In terms of the factual knowledge, there were three major technology areas I needed to understand enough to create the colony I had in mind: synthetic biology, the idea of a secondary genome and 3-d printing. I read around all three focusing on where the technology was at during the time of writing and also some speculative ideas about potential future applications – like the moon base article for example. I saw a talk given by Rachel Armstrong at the Clarke Awards in 2013 that inspired the interest in synthetic biology and I read her work on potential applications for future architecture that I found very exciting.

With regards to understanding the engineer’s mindset, I talked to my uncle who is involved in that industry and has been using industrial 3-d printers for many years. I thought a lot about how he approaches problems and also how my own experience and specialist skills in other areas affect the way I think about certain things. All of it went into the pot along with the constant reminder that I am a science-fiction novelist, not a futurologist. That freed me up to explore potential avenues of future development without fearing I’d ‘get something wrong’, though I did work hard to root as much of the technology in Planetfall in technology that exists today, logically extrapolated as far as possible.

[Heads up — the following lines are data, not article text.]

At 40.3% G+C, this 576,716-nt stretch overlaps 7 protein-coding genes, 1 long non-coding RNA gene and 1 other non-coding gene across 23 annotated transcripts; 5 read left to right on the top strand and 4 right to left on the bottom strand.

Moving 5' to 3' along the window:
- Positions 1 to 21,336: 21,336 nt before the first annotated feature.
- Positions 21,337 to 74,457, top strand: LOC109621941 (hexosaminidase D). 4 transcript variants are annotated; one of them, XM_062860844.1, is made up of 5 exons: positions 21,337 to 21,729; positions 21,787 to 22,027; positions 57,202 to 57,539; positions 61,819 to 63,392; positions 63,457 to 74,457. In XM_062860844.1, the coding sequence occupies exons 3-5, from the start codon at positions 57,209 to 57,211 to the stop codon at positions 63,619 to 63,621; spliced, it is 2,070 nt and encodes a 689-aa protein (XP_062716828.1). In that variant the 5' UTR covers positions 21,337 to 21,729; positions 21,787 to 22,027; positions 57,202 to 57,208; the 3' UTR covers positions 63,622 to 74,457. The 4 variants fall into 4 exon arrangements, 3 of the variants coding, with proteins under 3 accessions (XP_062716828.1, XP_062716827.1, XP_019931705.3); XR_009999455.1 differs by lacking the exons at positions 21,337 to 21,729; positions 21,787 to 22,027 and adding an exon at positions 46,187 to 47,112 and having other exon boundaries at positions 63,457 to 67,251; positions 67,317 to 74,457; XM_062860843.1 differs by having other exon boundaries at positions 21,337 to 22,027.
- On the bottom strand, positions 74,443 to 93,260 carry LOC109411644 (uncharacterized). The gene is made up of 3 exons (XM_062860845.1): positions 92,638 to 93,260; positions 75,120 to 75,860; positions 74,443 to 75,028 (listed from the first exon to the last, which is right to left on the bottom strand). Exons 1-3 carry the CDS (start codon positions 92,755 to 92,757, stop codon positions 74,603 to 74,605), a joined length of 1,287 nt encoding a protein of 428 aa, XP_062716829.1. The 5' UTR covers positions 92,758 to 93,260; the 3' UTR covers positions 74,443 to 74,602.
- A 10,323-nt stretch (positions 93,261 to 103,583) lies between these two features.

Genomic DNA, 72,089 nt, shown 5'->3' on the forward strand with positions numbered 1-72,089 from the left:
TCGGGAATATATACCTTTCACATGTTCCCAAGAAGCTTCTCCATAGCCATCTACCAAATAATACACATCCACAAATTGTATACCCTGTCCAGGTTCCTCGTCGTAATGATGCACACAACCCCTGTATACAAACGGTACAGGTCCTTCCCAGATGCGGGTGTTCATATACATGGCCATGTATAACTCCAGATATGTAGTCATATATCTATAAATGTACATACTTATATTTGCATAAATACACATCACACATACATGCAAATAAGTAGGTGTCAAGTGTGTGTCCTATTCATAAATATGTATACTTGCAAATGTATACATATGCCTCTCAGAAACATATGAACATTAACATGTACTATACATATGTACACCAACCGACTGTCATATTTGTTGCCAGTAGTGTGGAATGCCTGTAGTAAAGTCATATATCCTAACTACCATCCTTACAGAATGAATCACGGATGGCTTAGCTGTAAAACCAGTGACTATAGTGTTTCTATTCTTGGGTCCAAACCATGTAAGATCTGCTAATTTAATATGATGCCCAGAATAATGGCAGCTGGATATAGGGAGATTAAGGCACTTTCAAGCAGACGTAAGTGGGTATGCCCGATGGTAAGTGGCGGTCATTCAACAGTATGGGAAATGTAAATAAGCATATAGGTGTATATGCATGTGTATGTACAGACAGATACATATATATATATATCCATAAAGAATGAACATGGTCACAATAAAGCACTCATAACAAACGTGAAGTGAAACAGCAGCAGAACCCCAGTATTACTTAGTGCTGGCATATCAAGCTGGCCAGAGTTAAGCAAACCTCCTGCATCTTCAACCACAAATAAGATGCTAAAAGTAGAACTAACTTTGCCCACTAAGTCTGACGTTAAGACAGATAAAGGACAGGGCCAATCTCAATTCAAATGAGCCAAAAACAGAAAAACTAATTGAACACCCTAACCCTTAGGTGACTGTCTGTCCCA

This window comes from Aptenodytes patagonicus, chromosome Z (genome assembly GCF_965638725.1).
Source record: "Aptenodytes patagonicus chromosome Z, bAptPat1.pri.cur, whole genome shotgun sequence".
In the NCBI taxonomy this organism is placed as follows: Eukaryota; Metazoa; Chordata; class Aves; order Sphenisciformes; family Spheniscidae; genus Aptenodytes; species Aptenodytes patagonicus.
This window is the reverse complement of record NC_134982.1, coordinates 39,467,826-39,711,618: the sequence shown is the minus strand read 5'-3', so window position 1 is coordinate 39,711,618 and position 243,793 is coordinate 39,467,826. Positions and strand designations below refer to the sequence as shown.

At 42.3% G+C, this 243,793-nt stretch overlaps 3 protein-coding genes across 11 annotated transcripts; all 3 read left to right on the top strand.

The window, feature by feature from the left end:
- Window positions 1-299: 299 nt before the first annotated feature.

SF has a (not always deserved) reputation of being cold and clinical in its treatment of feelings. Planetfall is the first-person narrative of a mentally ill person, and as the story picks up momentum the interior pain gets ratcheted up to wrenching levels. It’s anything but cold. Did you feel as if you were going against the grain of the genre—or didn’t you care?

Both! I was very aware that a lot of the SF I’ve read leaves me with fond memories of amazing concepts and ideas, but very few characters I’ve experienced deeply. Don’t get me wrong – I love that – but I write books that focus on character so I knew Planetfall was always going to be an emotional book. I worked hard on underpinning that character study with a mystery to drive the narrative, with the SF concepts there to frame the characters, rather than the other way round. Other SF novels have high concepts and brilliant science to primarily drive the narrative. I love that SF can accommodate all of these different types of books and give us such a breadth of experiences.